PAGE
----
‘Newham youth services have been cut at time when knife crime is rising’ says charity chief
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A youth charity founder has said grassroots intervention in Newham has been cut leaving young people without the support to steer away from gangs and crime at a time when youth stabbings are rising.
Kevin Jenkins, OBE, founded Ambition Aspire Achieve (AAA), because of a longstanding desire to provide opportunities for the young people in Newham, and runs Ark in the Park in Canning Town.
He says crucial services have been stripped out of the borough in recent years - at a time when youth knife attacks are on the rise.
“We fear a lot of the grassroots stuff has gone over the last five years,” he said. “Youth clubs, church clubs, sports clubs, a lot of that has gone because of cuts.
“At the same time thresholds have risen, so it’s harder for young people with issues and problems to get the help they need.
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“Our concern is there is an increase in crime, at the same time there is a reduction in facilities and opportunities available.”
Knife attacks on under 25s in Newham have soared by 21 per cent in the last year and by 59 per cent compared to five years ago, according to data from the Mayor of London’s Office for Policing and Crime.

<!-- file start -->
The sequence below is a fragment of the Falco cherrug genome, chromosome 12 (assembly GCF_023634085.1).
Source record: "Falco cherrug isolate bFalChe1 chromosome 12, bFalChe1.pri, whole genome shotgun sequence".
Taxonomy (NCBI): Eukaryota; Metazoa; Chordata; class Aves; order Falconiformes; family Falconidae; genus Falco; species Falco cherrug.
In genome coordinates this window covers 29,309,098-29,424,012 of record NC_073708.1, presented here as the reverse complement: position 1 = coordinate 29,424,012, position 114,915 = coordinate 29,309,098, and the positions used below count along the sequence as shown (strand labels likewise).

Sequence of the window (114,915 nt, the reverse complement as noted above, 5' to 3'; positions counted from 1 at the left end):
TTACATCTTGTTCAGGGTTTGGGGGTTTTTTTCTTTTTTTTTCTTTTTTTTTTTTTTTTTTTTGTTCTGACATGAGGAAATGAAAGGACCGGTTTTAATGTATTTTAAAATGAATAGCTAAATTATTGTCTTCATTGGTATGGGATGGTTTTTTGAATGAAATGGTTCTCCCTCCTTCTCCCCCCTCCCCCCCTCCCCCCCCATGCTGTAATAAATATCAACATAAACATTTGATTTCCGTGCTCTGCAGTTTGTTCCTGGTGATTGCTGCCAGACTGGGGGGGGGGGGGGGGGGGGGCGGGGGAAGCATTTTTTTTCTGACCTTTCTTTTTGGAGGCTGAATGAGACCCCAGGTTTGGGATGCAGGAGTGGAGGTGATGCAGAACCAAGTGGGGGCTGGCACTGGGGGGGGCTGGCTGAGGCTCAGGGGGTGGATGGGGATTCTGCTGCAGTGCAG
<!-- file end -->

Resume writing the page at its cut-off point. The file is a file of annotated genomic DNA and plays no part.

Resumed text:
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The charity holds workshops to encourage young people to open up about the issues relating to knives.
Mr Jenkins said some young people believe Newham has not seen the benefits of the 2012 Olympic Games.
“I think there’s a feeling that since the Olympics house prices have gone up too fast to get accommodation, and that has happened in parallel with a lot of the stuff young people used to go to closing down,” he said.
“I think there is a general feeling that the Olympics didn’t produce all that it wanted to do, which is a shame.”
Mr Jenkins called for investment in youth work to help tackle rising knife attacks in Newham, and for sanctions for carrying and using knives to be brought inline with gun crime.
“The only way you’re going to eradicate knife crime is through a community approach,” he said.
“It’s got to be all the agencies working together - police, councils, business - reducing access, reducing the risk, and enforcement. No one agency can solve this, it’s got to be a community issue.”